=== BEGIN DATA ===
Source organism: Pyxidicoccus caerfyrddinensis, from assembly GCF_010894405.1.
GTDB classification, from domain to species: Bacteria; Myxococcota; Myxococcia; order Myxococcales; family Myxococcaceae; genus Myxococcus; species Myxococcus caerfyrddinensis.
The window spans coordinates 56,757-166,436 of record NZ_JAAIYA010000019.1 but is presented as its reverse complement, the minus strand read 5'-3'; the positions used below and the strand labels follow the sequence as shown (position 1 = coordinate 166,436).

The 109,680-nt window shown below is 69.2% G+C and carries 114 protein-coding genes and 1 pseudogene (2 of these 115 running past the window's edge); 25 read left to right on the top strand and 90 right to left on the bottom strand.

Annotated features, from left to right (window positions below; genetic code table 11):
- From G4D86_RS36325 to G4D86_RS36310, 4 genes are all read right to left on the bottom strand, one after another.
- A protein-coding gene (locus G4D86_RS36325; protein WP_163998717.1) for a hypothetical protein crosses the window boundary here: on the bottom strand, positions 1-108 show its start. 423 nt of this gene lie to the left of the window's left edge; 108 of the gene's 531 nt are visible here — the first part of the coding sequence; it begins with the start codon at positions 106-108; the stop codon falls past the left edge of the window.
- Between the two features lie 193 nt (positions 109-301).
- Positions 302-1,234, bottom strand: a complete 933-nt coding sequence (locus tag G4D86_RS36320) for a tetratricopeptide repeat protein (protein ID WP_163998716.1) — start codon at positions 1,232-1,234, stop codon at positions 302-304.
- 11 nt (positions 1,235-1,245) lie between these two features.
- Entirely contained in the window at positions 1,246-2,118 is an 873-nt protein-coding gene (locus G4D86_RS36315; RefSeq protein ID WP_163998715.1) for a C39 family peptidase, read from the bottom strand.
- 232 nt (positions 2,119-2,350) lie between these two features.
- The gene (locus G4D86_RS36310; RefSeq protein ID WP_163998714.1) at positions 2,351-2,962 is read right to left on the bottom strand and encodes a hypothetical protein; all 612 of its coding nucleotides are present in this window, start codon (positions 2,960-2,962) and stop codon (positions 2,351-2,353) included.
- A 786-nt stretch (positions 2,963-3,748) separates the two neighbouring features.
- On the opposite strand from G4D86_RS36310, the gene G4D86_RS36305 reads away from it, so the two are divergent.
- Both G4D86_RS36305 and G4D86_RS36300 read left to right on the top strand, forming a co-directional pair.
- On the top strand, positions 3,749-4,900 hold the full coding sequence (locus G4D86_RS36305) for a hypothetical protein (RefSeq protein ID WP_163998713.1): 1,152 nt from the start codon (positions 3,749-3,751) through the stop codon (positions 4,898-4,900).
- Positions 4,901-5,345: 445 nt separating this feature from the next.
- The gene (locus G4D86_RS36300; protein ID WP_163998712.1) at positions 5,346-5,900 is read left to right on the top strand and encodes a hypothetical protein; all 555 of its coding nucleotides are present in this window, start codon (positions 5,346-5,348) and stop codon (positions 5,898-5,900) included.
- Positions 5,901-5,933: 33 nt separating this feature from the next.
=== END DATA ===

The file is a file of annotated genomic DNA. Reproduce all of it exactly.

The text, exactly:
Source organism: Pyxidicoccus caerfyrddinensis, from assembly GCF_010894405.1.
GTDB classification, from domain to species: Bacteria; Myxococcota; Myxococcia; order Myxococcales; family Myxococcaceae; genus Myxococcus; species Myxococcus caerfyrddinensis.
The window spans coordinates 56,757-166,436 of record NZ_JAAIYA010000019.1 but is presented as its reverse complement, the minus strand read 5'-3'; the positions used below and the strand labels follow the sequence as shown (position 1 = coordinate 166,436).

The 109,680-nt window shown below is 69.2% G+C and carries 114 protein-coding genes and 1 pseudogene (2 of these 115 running past the window's edge); 25 read left to right on the top strand and 90 right to left on the bottom strand.

Annotated features, from left to right (window positions below; genetic code table 11):
- From G4D86_RS36325 to G4D86_RS36310, 4 genes are all read right to left on the bottom strand, one after another.
- A protein-coding gene (locus G4D86_RS36325; protein WP_163998717.1) for a hypothetical protein crosses the window boundary here: on the bottom strand, positions 1-108 show its start. 423 nt of this gene lie to the left of the window's left edge; 108 of the gene's 531 nt are visible here — the first part of the coding sequence; it begins with the start codon at positions 106-108; the stop codon falls past the left edge of the window.
- Between the two features lie 193 nt (positions 109-301).
- Positions 302-1,234, bottom strand: a complete 933-nt coding sequence (locus tag G4D86_RS36320) for a tetratricopeptide repeat protein (protein ID WP_163998716.1) — start codon at positions 1,232-1,234, stop codon at positions 302-304.
- 11 nt (positions 1,235-1,245) lie between these two features.
- Entirely contained in the window at positions 1,246-2,118 is an 873-nt protein-coding gene (locus G4D86_RS36315; RefSeq protein ID WP_163998715.1) for a C39 family peptidase, read from the bottom strand.
- 232 nt (positions 2,119-2,350) lie between these two features.
- The gene (locus G4D86_RS36310; RefSeq protein ID WP_163998714.1) at positions 2,351-2,962 is read right to left on the bottom strand and encodes a hypothetical protein; all 612 of its coding nucleotides are present in this window, start codon (positions 2,960-2,962) and stop codon (positions 2,351-2,353) included.
- A 786-nt stretch (positions 2,963-3,748) separates the two neighbouring features.
- On the opposite strand from G4D86_RS36310, the gene G4D86_RS36305 reads away from it, so the two are divergent.
- Both G4D86_RS36305 and G4D86_RS36300 read left to right on the top strand, forming a co-directional pair.
- On the top strand, positions 3,749-4,900 hold the full coding sequence (locus G4D86_RS36305) for a hypothetical protein (RefSeq protein ID WP_163998713.1): 1,152 nt from the start codon (positions 3,749-3,751) through the stop codon (positions 4,898-4,900).
- Positions 4,901-5,345: 445 nt separating this feature from the next.
- The gene (locus G4D86_RS36300; protein ID WP_163998712.1) at positions 5,346-5,900 is read left to right on the top strand and encodes a hypothetical protein; all 555 of its coding nucleotides are present in this window, start codon (positions 5,346-5,348) and stop codon (positions 5,898-5,900) included.
- Positions 5,901-5,933: 33 nt separating this feature from the next.